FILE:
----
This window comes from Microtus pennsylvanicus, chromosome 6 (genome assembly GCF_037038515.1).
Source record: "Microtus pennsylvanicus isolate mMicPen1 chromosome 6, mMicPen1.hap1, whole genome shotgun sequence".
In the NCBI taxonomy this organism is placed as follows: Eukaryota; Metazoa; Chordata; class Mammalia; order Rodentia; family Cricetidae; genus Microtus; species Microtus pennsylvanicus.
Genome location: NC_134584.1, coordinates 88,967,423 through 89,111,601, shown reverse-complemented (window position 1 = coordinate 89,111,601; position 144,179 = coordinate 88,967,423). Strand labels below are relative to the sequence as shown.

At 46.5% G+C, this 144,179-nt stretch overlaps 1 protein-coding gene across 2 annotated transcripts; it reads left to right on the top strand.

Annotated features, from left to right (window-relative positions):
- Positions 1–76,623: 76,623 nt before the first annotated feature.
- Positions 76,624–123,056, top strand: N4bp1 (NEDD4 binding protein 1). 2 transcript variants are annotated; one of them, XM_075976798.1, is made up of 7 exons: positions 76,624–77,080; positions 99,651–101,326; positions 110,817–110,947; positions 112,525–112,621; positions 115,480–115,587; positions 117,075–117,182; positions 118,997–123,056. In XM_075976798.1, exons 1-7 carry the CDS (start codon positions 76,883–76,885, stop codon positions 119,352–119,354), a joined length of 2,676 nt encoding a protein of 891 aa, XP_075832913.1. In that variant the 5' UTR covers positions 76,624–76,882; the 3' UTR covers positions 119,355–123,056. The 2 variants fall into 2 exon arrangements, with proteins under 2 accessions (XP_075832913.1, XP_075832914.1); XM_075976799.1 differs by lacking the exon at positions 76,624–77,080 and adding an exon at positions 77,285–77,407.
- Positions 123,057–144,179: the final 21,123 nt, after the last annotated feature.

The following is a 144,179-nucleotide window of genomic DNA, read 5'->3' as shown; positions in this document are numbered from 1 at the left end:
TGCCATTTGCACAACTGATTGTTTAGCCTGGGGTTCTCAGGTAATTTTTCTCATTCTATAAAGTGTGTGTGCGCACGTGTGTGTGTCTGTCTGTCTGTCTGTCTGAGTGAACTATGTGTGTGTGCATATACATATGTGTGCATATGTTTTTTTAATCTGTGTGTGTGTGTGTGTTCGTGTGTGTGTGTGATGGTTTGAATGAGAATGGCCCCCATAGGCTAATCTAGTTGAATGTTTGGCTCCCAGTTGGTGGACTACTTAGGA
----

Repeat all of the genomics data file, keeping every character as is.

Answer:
This window comes from Microtus pennsylvanicus, chromosome 6 (genome assembly GCF_037038515.1).
Source record: "Microtus pennsylvanicus isolate mMicPen1 chromosome 6, mMicPen1.hap1, whole genome shotgun sequence".
In the NCBI taxonomy this organism is placed as follows: Eukaryota; Metazoa; Chordata; class Mammalia; order Rodentia; family Cricetidae; genus Microtus; species Microtus pennsylvanicus.
Genome location: NC_134584.1, coordinates 88,967,423 through 89,111,601, shown reverse-complemented (window position 1 = coordinate 89,111,601; position 144,179 = coordinate 88,967,423). Strand labels below are relative to the sequence as shown.

At 46.5% G+C, this 144,179-nt stretch overlaps 1 protein-coding gene across 2 annotated transcripts; it reads left to right on the top strand.

Annotated features, from left to right (window-relative positions):
- Positions 1–76,623: 76,623 nt before the first annotated feature.
- Positions 76,624–123,056, top strand: N4bp1 (NEDD4 binding protein 1). 2 transcript variants are annotated; one of them, XM_075976798.1, is made up of 7 exons: positions 76,624–77,080; positions 99,651–101,326; positions 110,817–110,947; positions 112,525–112,621; positions 115,480–115,587; positions 117,075–117,182; positions 118,997–123,056. In XM_075976798.1, exons 1-7 carry the CDS (start codon positions 76,883–76,885, stop codon positions 119,352–119,354), a joined length of 2,676 nt encoding a protein of 891 aa, XP_075832913.1. In that variant the 5' UTR covers positions 76,624–76,882; the 3' UTR covers positions 119,355–123,056. The 2 variants fall into 2 exon arrangements, with proteins under 2 accessions (XP_075832913.1, XP_075832914.1); XM_075976799.1 differs by lacking the exon at positions 76,624–77,080 and adding an exon at positions 77,285–77,407.
- Positions 123,057–144,179: the final 21,123 nt, after the last annotated feature.

The following is a 144,179-nucleotide window of genomic DNA, read 5'->3' as shown; positions in this document are numbered from 1 at the left end:
TGCCATTTGCACAACTGATTGTTTAGCCTGGGGTTCTCAGGTAATTTTTCTCATTCTATAAAGTGTGTGTGCGCACGTGTGTGTGTCTGTCTGTCTGTCTGTCTGAGTGAACTATGTGTGTGTGCATATACATATGTGTGCATATGTTTTTTTAATCTGTGTGTGTGTGTGTGTTCGTGTGTGTGTGTGATGGTTTGAATGAGAATGGCCCCCATAGGCTAATCTAGTTGAATGTTTGGCTCCCAGTTGGTGGACTACTTAGGA